Across the United States, thousands of teachers, education workers, parents and students are mobilizing to oppose the unsafe reopening of schools amid the COVID-19 pandemic. Car caravans, demonstrations and other forms of protest are building wherever schools are slated to resume in-person instruction.
The reopening of schools is taking place in an unplanned, haphazard manner, in which each of the country’s nearly 14,000 local school districts are being left to their own devices. Cash strapped schools are quickly improvising as students return, including in Oklahoma, where teachers this week were given two rolls of paper towels, three boxes of tissues, one 24-ounce bottle of spray disinfectant, and a mask and gloves to carry out daily cleaning over nine weeks.
Predictably there have already been outbreaks at schools in Georgia, Oklahoma, Indiana, Mississippi, Louisiana and Hawaii.
The scientific case against the reckless reopening of schools has been bolstered by a new study from the University of Florida based on capturing and analyzing air samples containing the live virus from hospital rooms. The study confirms that tiny droplets, known as aerosols, produced simply through speaking, can travel 16 feet or more, well beyond the recommended six feet for social distancing. The aerosols can also remain airborne for hours.
A classroom simulation shows that the spread of the virus can be significantly reduced by placing ventilation near a teacher. However, the Government Accountability Office recently found that 41 percent of school districts need to update or replace the ventilation systems in at least half of their schools, and a 2016 report by the Center for Green Schools found that 15,000 schools have indoor air quality deemed unfit for students and staff to breathe.
From the US to Brazil, South Africa, Britain, France, Australia, Germany and other countries, capitalist politicians are demanding that schools reopen in order to force parents back into unsafe workplaces to resume the flow of corporate profit. In the US—the epicenter of the global pandemic with over 5.3 million cases and nearly 170,000 deaths—the drive to reopen schools finds its most homicidal expression.
On Wednesday, the White House issued a press release that stated in part, “The education of children is more than an essential business—it’s a top national priority to ensure America can continue to aggressively compete with the rest of the world.”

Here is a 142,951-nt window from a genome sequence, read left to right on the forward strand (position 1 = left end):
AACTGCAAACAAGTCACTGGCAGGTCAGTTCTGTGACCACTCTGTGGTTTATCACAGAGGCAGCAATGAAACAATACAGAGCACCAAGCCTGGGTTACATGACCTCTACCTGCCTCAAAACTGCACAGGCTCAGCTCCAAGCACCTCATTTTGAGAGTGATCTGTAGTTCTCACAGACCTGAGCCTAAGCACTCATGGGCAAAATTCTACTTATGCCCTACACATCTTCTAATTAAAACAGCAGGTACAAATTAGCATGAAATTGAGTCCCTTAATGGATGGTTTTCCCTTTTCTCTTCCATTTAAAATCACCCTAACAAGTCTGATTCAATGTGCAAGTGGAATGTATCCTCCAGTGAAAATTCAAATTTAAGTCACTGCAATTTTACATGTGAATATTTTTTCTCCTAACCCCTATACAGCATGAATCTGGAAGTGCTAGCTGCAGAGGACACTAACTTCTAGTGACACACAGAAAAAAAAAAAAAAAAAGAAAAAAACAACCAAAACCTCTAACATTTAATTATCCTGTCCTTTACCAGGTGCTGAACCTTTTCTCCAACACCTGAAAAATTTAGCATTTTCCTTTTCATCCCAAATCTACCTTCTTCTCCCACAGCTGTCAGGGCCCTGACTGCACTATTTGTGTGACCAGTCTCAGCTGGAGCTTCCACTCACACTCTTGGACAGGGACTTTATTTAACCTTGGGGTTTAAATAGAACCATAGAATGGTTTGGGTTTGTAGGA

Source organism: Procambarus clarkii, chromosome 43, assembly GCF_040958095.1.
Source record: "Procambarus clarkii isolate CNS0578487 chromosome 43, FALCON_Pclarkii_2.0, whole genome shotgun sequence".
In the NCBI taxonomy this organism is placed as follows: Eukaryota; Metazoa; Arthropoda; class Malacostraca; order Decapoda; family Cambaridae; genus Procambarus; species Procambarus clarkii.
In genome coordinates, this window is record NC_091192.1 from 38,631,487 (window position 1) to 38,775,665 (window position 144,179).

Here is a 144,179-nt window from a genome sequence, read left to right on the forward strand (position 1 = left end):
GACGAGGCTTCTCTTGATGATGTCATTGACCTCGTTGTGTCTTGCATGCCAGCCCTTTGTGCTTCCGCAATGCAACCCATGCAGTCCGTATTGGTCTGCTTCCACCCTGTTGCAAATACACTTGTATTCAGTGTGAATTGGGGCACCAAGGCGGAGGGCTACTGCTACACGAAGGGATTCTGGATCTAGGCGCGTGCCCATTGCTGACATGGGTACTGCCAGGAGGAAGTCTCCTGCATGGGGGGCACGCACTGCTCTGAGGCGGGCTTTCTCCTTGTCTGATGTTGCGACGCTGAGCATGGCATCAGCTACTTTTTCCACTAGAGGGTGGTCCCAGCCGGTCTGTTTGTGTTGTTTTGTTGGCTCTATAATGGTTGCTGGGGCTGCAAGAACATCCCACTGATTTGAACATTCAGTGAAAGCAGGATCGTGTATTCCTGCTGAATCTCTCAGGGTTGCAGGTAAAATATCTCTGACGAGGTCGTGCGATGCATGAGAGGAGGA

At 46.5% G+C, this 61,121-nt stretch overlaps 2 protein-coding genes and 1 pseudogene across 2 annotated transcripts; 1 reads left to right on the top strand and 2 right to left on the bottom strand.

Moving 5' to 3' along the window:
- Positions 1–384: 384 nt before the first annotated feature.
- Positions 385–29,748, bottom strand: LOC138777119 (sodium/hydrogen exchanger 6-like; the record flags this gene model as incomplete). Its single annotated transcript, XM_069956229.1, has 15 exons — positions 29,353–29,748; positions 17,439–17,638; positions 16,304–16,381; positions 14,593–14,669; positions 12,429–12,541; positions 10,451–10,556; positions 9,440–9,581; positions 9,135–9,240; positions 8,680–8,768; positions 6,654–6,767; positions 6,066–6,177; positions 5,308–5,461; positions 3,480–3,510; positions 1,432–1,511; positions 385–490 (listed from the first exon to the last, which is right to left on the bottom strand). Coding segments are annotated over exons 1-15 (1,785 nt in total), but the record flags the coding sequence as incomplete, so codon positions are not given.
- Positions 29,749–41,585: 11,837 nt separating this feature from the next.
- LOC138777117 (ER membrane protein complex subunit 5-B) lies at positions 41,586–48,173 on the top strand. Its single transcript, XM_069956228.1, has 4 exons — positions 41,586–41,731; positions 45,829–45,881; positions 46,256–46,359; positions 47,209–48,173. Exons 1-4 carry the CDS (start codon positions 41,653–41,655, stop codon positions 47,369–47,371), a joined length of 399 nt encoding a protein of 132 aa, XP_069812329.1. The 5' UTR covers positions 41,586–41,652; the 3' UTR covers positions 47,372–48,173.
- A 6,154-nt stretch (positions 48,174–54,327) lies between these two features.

Shortly after the press release, a forum was held with Trump, Vice President Mike Pence, Secretary of Education Betsy DeVos, and a panel of teachers, academics, and Florida Commissioner of Education Richard Corcoran, who is pushing the resumption of full in-person instruction in one of the nation’s epicenters. The aim of the event, titled, “Kids First: Getting America’s Children Safely Back to School,” was to promote pseudoscience and downplay the risks of reopening schools.
While cynically feigning concern for students, Trump threatened to utilize the pandemic to defund public education, saying, “I’d like to see the money follow the student,” i.e., to parochial and other private schools. He added, “If a school is closed, why are we paying the school?”
Trump and his Republican allies on the state level express most nakedly the demands of the ruling class, but the return to in-person schooling is a bipartisan policy. Last week New York’s Democratic Governor Andrew Cuomo announced that “all schools can reopen” across the state, including in New York City, the largest district in the country with 1.1 million students and 135,000 teachers and support staff. In other Democratic-controlled districts like Chicago, Los Angeles and Philadelphia, schools are opening online initially or rotating online and in-person learning, but this is largely aimed at dissipating opposition and biding time to reopen fully.
Opposition to the reckless reopening of schools is mounting in the working class, whose interests are dictated by science and public health, not the rise of the stock market. Facing a concerted, bipartisan campaign to vilify educators, create divisions with parents, and use students as pawns in the return-to-work campaign, educators, parents, and students have courageously organized dozens of protests to voice their opposition.
In Elizabeth, New Jersey, a groundswell of resistance forced local officials to reverse their plans to provide in-person instruction, as demanded by Democratic Governor Phil Murphy. Over 400 teachers opted out of in-person instruction, prompting the school board to change to entirely online instruction at the start of the year. This decision prompted Governor Murphy to announce that he will reverse a previous policy and develop plans for remote learning in the state.
There are growing protests across Nebraska, where Republican Governor Pete Ricketts has promoted the resumption of in-person instruction. On Monday, over 200 educators rallied at Memorial Park in Omaha, and another 100 protested in Lincoln. One teacher dressed as the Grim Reaper held a sign saying, “I can’t wait to meet my kids!”